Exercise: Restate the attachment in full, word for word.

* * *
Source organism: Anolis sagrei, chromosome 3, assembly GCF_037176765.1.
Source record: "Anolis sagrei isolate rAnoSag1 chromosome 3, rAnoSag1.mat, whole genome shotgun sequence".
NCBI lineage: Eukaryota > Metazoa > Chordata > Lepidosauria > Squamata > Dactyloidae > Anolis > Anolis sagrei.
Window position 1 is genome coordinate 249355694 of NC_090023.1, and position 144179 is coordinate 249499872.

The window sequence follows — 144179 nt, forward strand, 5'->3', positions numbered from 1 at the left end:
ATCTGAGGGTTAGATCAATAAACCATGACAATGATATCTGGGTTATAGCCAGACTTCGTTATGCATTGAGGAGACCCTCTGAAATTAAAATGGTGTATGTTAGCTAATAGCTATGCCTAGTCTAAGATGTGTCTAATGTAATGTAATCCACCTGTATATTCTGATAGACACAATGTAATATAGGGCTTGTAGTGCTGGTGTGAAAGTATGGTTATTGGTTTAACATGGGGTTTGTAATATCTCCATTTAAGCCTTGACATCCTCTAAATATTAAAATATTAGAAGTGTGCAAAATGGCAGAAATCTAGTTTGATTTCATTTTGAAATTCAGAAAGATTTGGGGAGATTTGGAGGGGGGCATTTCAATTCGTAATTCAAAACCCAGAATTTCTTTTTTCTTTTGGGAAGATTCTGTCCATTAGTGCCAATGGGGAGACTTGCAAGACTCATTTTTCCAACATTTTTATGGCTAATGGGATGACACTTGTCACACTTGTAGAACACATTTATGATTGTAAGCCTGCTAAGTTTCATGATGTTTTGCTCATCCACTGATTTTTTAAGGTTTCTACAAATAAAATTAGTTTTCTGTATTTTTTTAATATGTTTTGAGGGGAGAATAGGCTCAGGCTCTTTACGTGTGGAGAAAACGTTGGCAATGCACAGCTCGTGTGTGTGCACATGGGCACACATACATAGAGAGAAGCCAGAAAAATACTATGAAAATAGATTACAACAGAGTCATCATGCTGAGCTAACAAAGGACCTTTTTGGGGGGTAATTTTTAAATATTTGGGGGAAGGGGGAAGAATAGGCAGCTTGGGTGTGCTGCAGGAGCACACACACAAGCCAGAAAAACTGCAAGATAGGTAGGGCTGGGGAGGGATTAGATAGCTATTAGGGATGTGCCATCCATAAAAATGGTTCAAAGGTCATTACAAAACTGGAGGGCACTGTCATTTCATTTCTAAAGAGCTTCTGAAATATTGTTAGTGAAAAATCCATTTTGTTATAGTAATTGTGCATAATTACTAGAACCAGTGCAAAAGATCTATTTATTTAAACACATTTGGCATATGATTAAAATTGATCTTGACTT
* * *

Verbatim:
Source organism: Anolis sagrei, chromosome 3, assembly GCF_037176765.1.
Source record: "Anolis sagrei isolate rAnoSag1 chromosome 3, rAnoSag1.mat, whole genome shotgun sequence".
NCBI lineage: Eukaryota > Metazoa > Chordata > Lepidosauria > Squamata > Dactyloidae > Anolis > Anolis sagrei.
Window position 1 is genome coordinate 249355694 of NC_090023.1, and position 144179 is coordinate 249499872.

The window sequence follows — 144179 nt, forward strand, 5'->3', positions numbered from 1 at the left end:
ATCTGAGGGTTAGATCAATAAACCATGACAATGATATCTGGGTTATAGCCAGACTTCGTTATGCATTGAGGAGACCCTCTGAAATTAAAATGGTGTATGTTAGCTAATAGCTATGCCTAGTCTAAGATGTGTCTAATGTAATGTAATCCACCTGTATATTCTGATAGACACAATGTAATATAGGGCTTGTAGTGCTGGTGTGAAAGTATGGTTATTGGTTTAACATGGGGTTTGTAATATCTCCATTTAAGCCTTGACATCCTCTAAATATTAAAATATTAGAAGTGTGCAAAATGGCAGAAATCTAGTTTGATTTCATTTTGAAATTCAGAAAGATTTGGGGAGATTTGGAGGGGGGCATTTCAATTCGTAATTCAAAACCCAGAATTTCTTTTTTCTTTTGGGAAGATTCTGTCCATTAGTGCCAATGGGGAGACTTGCAAGACTCATTTTTCCAACATTTTTATGGCTAATGGGATGACACTTGTCACACTTGTAGAACACATTTATGATTGTAAGCCTGCTAAGTTTCATGATGTTTTGCTCATCCACTGATTTTTTAAGGTTTCTACAAATAAAATTAGTTTTCTGTATTTTTTTAATATGTTTTGAGGGGAGAATAGGCTCAGGCTCTTTACGTGTGGAGAAAACGTTGGCAATGCACAGCTCGTGTGTGTGCACATGGGCACACATACATAGAGAGAAGCCAGAAAAATACTATGAAAATAGATTACAACAGAGTCATCATGCTGAGCTAACAAAGGACCTTTTTGGGGGGTAATTTTTAAATATTTGGGGGAAGGGGGAAGAATAGGCAGCTTGGGTGTGCTGCAGGAGCACACACACAAGCCAGAAAAACTGCAAGATAGGTAGGGCTGGGGAGGGATTAGATAGCTATTAGGGATGTGCCATCCATAAAAATGGTTCAAAGGTCATTACAAAACTGGAGGGCACTGTCATTTCATTTCTAAAGAGCTTCTGAAATATTGTTAGTGAAAAATCCATTTTGTTATAGTAATTGTGCATAATTACTAGAACCAGTGCAAAAGATCTATTTATTTAAACACATTTGGCATATGATTAAAATTGATCTTGACTT